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Open access

Jan Gliński, Józef Horabik and Jerzy Lipiec

Abstract

Agrophysics is one of the branches of natural sciences dealing with the application of physics in agriculture and environment. It plays an important role in the limitation of hazards to agricultural objects (soils, plants, agricultural products and foods) and to the environment. Soil physical degradation, gas production in soils and emission to the atmosphere, physical properties of plant materials influencing their technological and nutritional values and crop losses are examples of such hazards. Agrophysical knowledge can be helpful in evaluating and improving the quality of soils and agricultural products as well as the technological processes.

Open access

Christoph Haas, Dörthe Holthusen, Anneka Mordhorst, Jerzy Lipiec and Rainer Horn

Abstract

Soil management alters physical, chemical and biological soil properties. Stress application affects microbiological activity and habitats for microorganisms in the root zone and causes soil degradation. We hypothesized that stress application results in altered greenhouse gas emissions if soil strength is exceeded. In the experiments, soil management dependent greenhouse gas emissions of intact soil cores (no, reduced, conventional tillages) were determined using two experimental setups; CO2 emissions were determined with: a dynamic measurement system, and a static chamber method before and after a vertical soil stress had been applied. For the latter CH4 and N2O emissions were analyzed additionally. Stress dependent effects can be summed as follows: In the elastic deformation range microbiological activity increased in conventional tillage soil and decreased in reduced tillage and no tillage. Beyond the precompression stress a release of formerly protected soil organic carbon and an almost total loss of CH4 oxidizability occurred. Only swelling and shrinkage of no tillage and reduced tillage regenerated their microhabitat function. Thus, the direct link between soil strength and microbial activity can be applied as a marker for soil rigidity and the transition to new disequilibria concerning microbial activity and composition.

Open access

Lech W. Szajdak, Jerzy Lipiec, Anna Siczek, Artur Nosalewicz and Urszula Majewska

Abstract

The aim of this study was to verify first-order kinetic reaction rate model performance in predicting of leaching of atrazine and inorganic compounds (K+1, Fe+3, Mg+2, Mn+2, NH4 +, NO3 - and PO4 -3) from tilled and orchard silty loam soils. This model provided an excellent fit to the experimental concentration changes of the compounds vs. time data during leaching. Calculated values of the first-order reaction rate constants for the changes of all chemicals were from 3.8 to 19.0 times higher in orchard than in tilled soil. Higher first-order reaction constants for orchard than tilled soil correspond with both higher total porosity and contribution of biological pores in the former. The first order reaction constants for the leaching of chemical compounds enables prediction of the actual compound concentration and the interactions between compound and soil as affected by management system. The study demonstrates the effectiveness of simultaneous chemical and physical analyses as a tool for the understanding of leaching in variously managed soils.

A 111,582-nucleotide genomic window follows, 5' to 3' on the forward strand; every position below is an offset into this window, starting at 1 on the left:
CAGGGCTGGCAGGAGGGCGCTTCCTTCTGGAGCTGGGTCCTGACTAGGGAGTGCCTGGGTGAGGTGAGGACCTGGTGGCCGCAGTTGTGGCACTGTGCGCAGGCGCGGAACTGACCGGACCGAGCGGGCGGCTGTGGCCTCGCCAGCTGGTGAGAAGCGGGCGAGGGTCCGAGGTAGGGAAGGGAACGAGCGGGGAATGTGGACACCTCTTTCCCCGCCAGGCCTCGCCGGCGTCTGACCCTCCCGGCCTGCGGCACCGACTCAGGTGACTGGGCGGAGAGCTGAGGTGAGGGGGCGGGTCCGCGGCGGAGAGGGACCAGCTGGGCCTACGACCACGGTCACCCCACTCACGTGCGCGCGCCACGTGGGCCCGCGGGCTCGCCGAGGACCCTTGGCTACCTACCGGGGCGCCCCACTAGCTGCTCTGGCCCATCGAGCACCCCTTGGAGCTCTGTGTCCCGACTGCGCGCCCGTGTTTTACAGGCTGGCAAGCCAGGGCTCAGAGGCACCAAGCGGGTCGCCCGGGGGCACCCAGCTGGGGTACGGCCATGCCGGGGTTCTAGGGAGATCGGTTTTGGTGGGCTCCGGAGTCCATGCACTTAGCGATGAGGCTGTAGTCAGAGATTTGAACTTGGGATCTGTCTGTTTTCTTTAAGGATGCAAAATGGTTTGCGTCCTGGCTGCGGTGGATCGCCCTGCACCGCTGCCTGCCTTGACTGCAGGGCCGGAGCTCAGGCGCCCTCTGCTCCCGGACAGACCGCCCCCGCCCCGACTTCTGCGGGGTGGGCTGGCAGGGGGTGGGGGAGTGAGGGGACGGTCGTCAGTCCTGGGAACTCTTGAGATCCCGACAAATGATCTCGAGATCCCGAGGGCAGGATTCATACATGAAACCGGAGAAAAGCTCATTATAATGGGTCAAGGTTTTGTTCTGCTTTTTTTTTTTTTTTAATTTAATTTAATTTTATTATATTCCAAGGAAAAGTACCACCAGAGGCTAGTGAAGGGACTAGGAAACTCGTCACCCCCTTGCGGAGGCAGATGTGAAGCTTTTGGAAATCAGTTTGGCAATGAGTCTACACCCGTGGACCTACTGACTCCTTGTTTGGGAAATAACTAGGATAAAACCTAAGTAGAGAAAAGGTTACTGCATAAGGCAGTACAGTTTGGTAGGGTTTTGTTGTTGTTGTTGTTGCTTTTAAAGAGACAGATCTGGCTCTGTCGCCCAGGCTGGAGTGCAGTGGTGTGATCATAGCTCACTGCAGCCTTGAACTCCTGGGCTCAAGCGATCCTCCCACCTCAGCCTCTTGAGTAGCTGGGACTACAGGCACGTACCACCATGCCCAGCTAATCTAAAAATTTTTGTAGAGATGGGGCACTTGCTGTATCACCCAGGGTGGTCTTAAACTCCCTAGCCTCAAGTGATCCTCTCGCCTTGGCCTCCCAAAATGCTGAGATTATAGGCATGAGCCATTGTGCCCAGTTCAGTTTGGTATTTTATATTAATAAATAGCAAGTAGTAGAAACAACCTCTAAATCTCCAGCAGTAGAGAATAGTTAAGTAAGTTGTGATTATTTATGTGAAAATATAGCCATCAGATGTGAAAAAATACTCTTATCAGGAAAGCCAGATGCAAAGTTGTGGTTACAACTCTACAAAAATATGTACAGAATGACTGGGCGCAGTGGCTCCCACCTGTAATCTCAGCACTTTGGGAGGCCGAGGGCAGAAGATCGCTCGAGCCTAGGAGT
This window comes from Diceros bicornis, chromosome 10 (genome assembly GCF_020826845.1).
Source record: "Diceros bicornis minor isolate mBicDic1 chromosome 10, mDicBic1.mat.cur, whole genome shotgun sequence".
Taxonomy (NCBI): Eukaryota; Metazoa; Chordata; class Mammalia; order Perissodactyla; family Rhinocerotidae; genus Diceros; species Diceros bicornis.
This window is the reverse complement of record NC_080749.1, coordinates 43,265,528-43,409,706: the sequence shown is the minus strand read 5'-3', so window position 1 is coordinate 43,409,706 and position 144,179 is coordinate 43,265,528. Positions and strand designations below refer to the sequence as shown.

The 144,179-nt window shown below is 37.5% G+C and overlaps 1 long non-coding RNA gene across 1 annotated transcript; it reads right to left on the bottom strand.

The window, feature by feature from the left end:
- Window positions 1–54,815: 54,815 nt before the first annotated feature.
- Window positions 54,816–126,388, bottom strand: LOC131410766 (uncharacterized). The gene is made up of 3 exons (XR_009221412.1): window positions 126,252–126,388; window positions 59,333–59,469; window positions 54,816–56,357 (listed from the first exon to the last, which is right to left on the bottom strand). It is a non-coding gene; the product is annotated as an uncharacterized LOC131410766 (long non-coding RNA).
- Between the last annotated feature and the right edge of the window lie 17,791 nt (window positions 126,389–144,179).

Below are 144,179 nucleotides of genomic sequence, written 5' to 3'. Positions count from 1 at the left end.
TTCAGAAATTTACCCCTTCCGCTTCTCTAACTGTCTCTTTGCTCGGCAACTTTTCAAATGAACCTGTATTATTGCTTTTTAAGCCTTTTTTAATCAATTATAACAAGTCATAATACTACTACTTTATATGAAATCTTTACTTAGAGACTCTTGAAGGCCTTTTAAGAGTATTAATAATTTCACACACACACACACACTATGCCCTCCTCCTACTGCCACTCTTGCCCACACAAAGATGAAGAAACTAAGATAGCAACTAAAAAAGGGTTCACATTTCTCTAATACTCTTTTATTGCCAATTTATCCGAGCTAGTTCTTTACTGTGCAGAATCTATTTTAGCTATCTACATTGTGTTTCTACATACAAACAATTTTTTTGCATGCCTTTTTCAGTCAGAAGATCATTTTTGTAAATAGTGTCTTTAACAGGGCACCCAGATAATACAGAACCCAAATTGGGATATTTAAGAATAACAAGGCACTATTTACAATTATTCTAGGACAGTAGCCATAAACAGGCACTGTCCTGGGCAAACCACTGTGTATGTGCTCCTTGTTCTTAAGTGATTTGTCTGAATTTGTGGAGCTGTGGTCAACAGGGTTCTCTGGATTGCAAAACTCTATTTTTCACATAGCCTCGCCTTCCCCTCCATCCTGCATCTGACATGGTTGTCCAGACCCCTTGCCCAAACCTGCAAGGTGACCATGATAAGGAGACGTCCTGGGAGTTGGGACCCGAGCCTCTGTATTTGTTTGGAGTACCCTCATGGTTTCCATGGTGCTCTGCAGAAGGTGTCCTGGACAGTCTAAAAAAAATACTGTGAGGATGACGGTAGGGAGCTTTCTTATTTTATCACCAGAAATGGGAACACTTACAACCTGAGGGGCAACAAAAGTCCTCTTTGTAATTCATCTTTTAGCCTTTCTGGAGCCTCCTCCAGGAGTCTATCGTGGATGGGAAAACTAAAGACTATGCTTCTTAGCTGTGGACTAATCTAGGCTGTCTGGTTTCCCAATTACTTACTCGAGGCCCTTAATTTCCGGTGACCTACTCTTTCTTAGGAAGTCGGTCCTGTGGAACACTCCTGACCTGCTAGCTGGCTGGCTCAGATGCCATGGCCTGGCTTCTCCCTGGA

Open access

Bogusław Usowicz, Wojciech Marczewski, Jerzy B. Usowicz, Mateusz I. Lukowski and Jerzy Lipiec

Abstract

Soil moisture datasets at various scales are needed for sustainable land use and water management. The aim of this study was to compare soil moisture ocean salinity satellite and in situ soil moisture data for the Podlasie and Polesie regions in Eastern Poland. Both regions have similar climatic and topographic conditions but are different in land use, vegetation, and soil cover. The test sites were located on agricultural fields on sandy soils and natural vegetation on marshy soils that prevail in the Podlasie and Polesie regions, respectively. The soil moisture ocean salinity soil moisture data were obtained from radiometric measurements (1.4 GHz) and the ground soil moisture from sensors at a depth of 5 cm during the years 2010-2011. In general, temporal patterns of soil moisture from both satellite and ground measurements followed the rainfall trend. The regression coefficients, Bland-Altman analysis, concordance correlation coefficient, and total deviation index showed that the agreement between ground and soil moisture ocean salinity derived soil moisture data is better for the Podlasie than the Polesie region. The lower agreement in Polesie was attributed mostly to the presence of the widespread natural vegetation on the wetter marsh soil along with minor contribution of agriculturally used drier coarse-textured soils.